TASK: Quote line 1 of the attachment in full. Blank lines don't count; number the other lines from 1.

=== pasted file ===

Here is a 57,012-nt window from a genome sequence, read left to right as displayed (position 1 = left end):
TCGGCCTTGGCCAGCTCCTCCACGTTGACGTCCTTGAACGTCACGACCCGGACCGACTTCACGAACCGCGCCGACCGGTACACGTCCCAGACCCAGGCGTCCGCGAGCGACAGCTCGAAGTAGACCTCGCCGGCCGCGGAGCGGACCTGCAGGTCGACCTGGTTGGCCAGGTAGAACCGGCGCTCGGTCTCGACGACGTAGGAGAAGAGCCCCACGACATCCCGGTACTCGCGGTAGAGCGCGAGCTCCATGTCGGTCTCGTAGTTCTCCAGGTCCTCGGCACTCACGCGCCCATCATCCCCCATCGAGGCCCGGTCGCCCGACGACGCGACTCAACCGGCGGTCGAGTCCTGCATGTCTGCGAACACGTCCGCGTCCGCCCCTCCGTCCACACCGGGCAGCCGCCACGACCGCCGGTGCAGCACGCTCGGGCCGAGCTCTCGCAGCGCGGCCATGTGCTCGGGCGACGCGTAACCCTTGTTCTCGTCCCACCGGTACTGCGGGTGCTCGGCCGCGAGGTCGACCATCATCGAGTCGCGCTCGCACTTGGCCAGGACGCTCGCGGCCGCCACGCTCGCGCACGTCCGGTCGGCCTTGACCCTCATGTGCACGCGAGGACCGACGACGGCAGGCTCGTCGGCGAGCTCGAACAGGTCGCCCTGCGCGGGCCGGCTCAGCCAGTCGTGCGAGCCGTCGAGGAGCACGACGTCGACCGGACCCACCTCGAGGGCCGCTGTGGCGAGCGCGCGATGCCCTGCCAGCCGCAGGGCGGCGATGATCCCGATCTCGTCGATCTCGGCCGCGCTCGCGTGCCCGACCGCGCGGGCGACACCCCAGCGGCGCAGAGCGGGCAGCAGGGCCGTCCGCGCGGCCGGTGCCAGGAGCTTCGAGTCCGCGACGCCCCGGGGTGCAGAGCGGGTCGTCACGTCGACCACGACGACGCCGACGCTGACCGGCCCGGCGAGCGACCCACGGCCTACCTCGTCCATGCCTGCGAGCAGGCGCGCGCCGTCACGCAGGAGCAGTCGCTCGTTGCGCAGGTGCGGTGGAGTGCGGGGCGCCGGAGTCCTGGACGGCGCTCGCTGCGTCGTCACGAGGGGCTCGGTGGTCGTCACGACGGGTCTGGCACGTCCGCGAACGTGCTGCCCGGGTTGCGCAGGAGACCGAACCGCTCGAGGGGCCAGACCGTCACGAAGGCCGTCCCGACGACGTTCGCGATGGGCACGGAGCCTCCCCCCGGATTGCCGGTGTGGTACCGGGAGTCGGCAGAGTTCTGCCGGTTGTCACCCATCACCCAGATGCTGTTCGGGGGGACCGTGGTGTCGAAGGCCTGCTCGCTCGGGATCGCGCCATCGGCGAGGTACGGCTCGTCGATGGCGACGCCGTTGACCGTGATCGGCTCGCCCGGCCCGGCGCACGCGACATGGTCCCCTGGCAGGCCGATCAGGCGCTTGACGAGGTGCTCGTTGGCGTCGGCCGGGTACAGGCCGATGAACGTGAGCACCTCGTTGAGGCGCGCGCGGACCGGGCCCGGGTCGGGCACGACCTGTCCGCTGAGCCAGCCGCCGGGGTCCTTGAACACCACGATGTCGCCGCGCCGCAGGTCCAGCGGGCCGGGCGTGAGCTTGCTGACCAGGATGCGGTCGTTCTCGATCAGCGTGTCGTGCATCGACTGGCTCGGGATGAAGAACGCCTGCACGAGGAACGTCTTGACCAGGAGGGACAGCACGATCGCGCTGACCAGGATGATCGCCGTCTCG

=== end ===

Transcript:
Here is a 57,012-nt window from a genome sequence, read left to right as displayed (position 1 = left end):